• This Promotion = $105 merchandise - $40 discount + $0.00 S/H = $65.00.
  • Savings = 46%.
  • Merry Christmas!
If the cost of goods sold is 40% and shipping/handing is assumed to truly cost about $7 per order (ignoring the human costs to pick/pack/ship merchandise), then we're looking at about $71 profit under normal business conditions, and $16 profit via this promotion ... requiring the promotion to drive a 340% increase in orders to equalize profit.

If my assumptions are off, they're not off far enough to fundamentally change the story.

Mr. Comer, you might be surprised to learn that, in 2012, this is considered a "best practice" in the e-commerce industry.  Trade journalists, bloggers, vendors, research organizations, and consultants achieved consensus on this topic around the time of the Great Recession.  Because we have consensus, it has to be a best practice to accept $16 profit per order over $71 profit per order in order to maintain market share.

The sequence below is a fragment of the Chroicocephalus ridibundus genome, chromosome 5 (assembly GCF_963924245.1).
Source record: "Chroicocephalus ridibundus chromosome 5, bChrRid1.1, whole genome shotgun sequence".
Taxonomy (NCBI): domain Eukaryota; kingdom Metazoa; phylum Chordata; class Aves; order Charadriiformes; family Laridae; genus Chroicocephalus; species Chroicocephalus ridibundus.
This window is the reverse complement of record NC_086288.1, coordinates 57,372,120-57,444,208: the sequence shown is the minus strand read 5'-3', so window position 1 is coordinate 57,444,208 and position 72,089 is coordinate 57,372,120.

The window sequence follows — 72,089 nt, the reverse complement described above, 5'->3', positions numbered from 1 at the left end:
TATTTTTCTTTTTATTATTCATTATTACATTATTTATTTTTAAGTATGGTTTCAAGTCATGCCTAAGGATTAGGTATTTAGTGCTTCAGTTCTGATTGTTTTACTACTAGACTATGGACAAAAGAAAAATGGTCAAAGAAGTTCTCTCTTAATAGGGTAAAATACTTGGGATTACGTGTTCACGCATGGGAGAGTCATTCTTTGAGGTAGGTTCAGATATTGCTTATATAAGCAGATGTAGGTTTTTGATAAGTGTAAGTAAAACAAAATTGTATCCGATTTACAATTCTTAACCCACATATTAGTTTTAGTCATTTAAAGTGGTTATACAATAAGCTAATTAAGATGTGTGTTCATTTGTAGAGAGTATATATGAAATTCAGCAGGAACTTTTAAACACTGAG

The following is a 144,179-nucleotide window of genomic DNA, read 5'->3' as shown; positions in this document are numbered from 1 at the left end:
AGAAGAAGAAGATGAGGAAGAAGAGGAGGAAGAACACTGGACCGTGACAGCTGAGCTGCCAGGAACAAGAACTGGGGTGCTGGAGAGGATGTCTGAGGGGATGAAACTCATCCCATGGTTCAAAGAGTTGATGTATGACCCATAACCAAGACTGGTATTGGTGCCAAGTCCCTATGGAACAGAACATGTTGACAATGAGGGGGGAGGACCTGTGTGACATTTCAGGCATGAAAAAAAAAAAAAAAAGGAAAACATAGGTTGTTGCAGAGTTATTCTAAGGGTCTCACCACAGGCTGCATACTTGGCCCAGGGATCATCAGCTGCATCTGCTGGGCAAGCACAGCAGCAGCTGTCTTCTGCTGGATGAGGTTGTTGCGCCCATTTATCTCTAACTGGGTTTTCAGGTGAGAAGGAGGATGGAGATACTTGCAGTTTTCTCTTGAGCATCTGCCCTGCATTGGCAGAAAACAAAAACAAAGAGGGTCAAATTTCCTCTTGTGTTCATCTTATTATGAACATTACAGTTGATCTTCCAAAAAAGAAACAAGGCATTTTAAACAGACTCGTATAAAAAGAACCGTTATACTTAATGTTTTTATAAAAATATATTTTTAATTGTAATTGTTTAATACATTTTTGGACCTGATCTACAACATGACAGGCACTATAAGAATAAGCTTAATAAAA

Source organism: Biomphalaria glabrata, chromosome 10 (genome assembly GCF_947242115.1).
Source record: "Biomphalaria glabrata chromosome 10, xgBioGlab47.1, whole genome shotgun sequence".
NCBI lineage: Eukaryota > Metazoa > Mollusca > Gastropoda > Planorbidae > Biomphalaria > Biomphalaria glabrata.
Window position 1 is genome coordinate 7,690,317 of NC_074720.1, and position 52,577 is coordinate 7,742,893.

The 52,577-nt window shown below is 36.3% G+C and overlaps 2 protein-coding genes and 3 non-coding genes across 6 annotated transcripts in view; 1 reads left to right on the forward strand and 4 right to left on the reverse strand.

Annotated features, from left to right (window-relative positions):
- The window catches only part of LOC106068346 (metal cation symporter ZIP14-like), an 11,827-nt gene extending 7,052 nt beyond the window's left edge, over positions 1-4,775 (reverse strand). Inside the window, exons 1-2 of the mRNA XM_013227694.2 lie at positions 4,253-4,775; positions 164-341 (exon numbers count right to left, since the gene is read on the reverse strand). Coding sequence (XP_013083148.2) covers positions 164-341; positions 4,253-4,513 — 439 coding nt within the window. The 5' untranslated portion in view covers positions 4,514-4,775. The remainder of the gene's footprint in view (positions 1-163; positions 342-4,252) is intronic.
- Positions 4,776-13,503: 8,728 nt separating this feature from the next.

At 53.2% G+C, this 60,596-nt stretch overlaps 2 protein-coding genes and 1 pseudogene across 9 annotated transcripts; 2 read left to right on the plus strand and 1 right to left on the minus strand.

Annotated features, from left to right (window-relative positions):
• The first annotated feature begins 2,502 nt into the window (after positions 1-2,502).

Experts will point to JCP, who eliminated discounts and promotions in favor of fair, everyday pricing, and saw same-store sales drop 25%.  Experts conveniently ignore companies like Apple, who adhere to your principle and have more cash on hand than the US Treasury.

Mr. Comer, I recall spirited discussions that leadership had with you in 1992.  They asked me to analyze tests where we priced mock turtlenecks at $12 each, or 2 for $23.  We had extensive debates whether this strategy violated Principle #2.  Those were great times.  In 2012, with the advent of Cyber Monday and now Green Monday, our industry believes that Principle #2 places the industry at a competitive disadvantage.  We used to argue about ways to discount one product out of ten thousand by 4%.  Twenty years later, we discount all products by 40%, plus free shipping.  

At the current rate of promotional acceleration, we'll be discounting by between 75% and 80% in the year 2032.

Thank you, Mr. Comer, for taking a few moments from your busy schedule to hear this update about modern e-commerce.

December 10, 2012